Art therapy is a relatively modern form of therapy for treating several personal issues, including PTSD, anxiety, depression, relationship struggles, eating disorders, and more. Today, art is embraced by the healthcare community as a legitimate form of treatment, but one doesn’t have to be an artist or under a therapist’s guidance to participate. For people struggling with personal issues at home, here are four therapeutic benefits of art.
Sometimes words aren’t enough to properly express complex feelings like sadness, grief, or self-doubt. In such cases, making art can help people release these feelings by pouring them out into their art. Moreover, the physical act of making art has the additional benefit of providing stress relief. In short, art exists as a possible emotional outlet for everybody, not just the mentally or physically ill.
Getting in Touch With Emotions
On the other end of the spectrum, people disconnected from their thoughts and feelings can forge that connection through art. Those struggling with this issue have trouble defining their emotions through words. Art provides an alternative way to explore and unearth any repressed feelings and memories without relying on words alone.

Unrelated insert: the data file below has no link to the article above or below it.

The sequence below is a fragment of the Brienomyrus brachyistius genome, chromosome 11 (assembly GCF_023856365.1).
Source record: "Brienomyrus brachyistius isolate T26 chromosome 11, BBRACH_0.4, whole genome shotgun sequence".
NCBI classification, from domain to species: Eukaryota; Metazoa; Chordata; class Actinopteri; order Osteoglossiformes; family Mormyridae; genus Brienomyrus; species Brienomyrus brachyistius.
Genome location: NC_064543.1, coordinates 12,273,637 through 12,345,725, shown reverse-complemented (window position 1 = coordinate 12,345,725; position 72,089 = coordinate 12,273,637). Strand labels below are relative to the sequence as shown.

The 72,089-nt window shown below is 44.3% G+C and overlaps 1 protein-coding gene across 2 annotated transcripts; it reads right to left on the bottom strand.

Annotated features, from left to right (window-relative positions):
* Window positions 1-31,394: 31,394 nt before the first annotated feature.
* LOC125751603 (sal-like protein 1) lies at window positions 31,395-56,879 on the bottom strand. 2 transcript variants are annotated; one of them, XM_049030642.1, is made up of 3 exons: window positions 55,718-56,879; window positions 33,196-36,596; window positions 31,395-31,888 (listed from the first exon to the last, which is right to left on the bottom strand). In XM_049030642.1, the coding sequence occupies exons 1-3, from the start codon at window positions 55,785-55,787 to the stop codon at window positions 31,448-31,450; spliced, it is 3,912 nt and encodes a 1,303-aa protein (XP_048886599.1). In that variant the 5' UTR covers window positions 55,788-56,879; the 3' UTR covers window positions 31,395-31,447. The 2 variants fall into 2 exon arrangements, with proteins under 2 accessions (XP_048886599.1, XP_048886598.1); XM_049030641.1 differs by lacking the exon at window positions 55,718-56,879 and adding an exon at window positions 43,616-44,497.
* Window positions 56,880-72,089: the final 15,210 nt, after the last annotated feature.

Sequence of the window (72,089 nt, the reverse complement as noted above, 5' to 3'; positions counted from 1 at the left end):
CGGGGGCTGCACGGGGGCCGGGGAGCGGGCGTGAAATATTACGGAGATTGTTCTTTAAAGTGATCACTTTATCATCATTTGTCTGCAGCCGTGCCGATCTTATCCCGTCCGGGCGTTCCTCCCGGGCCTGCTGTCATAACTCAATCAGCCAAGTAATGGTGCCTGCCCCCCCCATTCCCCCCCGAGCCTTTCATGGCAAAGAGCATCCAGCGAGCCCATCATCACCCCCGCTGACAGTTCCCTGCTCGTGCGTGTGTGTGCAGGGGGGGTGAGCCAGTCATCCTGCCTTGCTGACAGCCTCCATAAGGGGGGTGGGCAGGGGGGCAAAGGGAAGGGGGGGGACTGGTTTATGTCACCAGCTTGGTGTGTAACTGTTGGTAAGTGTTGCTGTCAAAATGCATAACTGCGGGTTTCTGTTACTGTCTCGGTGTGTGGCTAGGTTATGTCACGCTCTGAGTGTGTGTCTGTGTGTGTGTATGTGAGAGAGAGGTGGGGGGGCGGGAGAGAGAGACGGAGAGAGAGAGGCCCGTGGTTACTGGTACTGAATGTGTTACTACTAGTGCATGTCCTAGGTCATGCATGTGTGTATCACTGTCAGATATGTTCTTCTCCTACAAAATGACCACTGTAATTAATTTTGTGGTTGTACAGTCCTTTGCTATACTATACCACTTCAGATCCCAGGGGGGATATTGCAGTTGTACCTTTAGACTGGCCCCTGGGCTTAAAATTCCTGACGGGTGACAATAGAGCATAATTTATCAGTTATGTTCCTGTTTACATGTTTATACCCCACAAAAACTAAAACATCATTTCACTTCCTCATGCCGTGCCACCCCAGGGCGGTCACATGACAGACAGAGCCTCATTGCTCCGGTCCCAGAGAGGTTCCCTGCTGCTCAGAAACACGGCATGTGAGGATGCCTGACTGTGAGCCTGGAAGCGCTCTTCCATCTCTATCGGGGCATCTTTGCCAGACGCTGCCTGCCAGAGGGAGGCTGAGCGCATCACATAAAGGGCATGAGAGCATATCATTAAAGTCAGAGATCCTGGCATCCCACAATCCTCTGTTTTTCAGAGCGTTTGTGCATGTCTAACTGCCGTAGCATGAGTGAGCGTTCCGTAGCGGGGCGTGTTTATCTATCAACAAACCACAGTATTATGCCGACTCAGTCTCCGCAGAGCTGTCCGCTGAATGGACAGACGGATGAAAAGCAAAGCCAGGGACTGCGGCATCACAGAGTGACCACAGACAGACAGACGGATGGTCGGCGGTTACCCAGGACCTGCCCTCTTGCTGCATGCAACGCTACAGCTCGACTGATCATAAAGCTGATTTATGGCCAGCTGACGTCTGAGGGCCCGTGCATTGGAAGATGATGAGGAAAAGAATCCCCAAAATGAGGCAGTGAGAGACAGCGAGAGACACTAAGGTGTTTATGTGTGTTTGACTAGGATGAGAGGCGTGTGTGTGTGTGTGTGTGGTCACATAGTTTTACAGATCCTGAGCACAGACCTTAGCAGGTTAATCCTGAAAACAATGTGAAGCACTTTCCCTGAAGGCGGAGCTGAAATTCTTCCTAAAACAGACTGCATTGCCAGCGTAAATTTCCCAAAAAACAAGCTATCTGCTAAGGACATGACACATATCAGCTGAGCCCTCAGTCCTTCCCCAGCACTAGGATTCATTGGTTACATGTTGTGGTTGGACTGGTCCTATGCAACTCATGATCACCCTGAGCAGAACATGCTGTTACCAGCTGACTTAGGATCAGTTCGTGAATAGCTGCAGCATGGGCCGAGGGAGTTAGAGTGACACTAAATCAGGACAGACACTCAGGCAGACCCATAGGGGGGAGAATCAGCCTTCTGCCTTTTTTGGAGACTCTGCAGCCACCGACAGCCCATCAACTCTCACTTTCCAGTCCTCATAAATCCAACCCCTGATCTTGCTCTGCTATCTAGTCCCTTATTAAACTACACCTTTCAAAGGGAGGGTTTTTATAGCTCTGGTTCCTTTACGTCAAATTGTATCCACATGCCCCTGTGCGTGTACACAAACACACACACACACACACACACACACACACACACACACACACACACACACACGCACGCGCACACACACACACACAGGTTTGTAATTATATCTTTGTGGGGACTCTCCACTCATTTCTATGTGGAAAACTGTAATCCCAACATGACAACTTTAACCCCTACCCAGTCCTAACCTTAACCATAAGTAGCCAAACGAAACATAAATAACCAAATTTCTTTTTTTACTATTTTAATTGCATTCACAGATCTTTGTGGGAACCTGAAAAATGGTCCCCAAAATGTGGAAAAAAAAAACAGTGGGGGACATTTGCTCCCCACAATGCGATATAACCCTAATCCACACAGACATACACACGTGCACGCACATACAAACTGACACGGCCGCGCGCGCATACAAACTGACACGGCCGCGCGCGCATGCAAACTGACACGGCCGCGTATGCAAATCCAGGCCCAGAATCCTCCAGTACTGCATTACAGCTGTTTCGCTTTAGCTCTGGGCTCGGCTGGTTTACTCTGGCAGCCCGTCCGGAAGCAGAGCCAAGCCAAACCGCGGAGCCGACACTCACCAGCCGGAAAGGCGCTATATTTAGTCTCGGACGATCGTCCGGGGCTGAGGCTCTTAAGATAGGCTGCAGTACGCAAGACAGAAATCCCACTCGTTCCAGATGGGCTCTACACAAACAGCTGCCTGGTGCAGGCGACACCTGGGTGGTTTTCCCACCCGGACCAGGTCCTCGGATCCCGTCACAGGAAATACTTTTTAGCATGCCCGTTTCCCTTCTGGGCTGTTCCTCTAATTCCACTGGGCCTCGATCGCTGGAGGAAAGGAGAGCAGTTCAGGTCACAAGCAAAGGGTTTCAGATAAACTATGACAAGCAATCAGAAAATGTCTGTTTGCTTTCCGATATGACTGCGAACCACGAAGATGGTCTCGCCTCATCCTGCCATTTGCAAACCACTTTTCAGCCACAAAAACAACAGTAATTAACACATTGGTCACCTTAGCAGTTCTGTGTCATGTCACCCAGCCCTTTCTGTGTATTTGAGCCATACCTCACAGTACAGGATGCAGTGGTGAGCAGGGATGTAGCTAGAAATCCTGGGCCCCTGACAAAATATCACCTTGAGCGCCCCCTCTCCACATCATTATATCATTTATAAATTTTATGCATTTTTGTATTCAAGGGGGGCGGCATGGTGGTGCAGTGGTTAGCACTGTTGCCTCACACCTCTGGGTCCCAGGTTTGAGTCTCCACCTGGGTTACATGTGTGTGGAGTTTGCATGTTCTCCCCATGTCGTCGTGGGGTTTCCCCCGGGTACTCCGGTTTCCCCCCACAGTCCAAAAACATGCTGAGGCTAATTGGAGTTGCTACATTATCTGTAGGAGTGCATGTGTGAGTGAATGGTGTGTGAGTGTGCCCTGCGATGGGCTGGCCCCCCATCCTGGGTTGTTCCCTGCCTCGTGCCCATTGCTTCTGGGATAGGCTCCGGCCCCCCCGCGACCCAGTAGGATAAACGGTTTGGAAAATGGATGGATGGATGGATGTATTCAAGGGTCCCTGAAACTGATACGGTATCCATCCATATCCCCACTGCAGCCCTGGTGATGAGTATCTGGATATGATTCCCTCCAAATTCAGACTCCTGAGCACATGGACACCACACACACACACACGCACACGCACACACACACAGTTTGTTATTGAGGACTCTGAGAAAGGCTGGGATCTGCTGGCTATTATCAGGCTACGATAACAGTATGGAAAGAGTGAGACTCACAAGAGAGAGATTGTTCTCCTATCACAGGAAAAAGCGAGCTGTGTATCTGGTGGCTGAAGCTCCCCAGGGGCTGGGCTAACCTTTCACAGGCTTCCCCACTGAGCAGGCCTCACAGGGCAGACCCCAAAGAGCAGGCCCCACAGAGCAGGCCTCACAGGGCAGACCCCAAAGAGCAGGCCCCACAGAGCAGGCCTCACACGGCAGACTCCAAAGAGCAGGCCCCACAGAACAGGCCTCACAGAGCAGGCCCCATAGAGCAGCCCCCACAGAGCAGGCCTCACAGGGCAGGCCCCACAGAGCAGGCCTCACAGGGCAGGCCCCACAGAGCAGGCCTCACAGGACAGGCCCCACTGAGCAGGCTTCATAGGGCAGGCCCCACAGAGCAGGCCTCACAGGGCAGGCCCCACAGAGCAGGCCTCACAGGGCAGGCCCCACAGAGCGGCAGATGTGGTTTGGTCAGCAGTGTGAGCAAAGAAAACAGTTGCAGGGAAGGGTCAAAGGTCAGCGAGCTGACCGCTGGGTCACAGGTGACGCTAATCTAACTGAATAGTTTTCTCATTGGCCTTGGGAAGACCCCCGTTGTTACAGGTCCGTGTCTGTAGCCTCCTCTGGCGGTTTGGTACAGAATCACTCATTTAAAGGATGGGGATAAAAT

For many people, the act of simply finishing a task is therapeutic in and of itself. A lot goes into completing an art piece, whether it’s a sculpture, a painting, or a song. The artist must imagine their finished piece, set their intention, and practice patience and discipline to work on their project. With so many mediums to create with, art also presents an opportunity to master a new skill. Setting goals and achieving them contributes to confidence and self-appreciation, two vital components of a person’s self-esteem.
Overall, exposure to art is shown to boost a person’s sense of happiness and well-being. Since the 1940s, countless therapists have harnessed the power of art to help their patients suffering from various disorders, ranging from anxiety to schizophrenia. This assertion is even backed by science, according to a 2014 study on creativity that found measurable increases in dopamine levels after art therapy.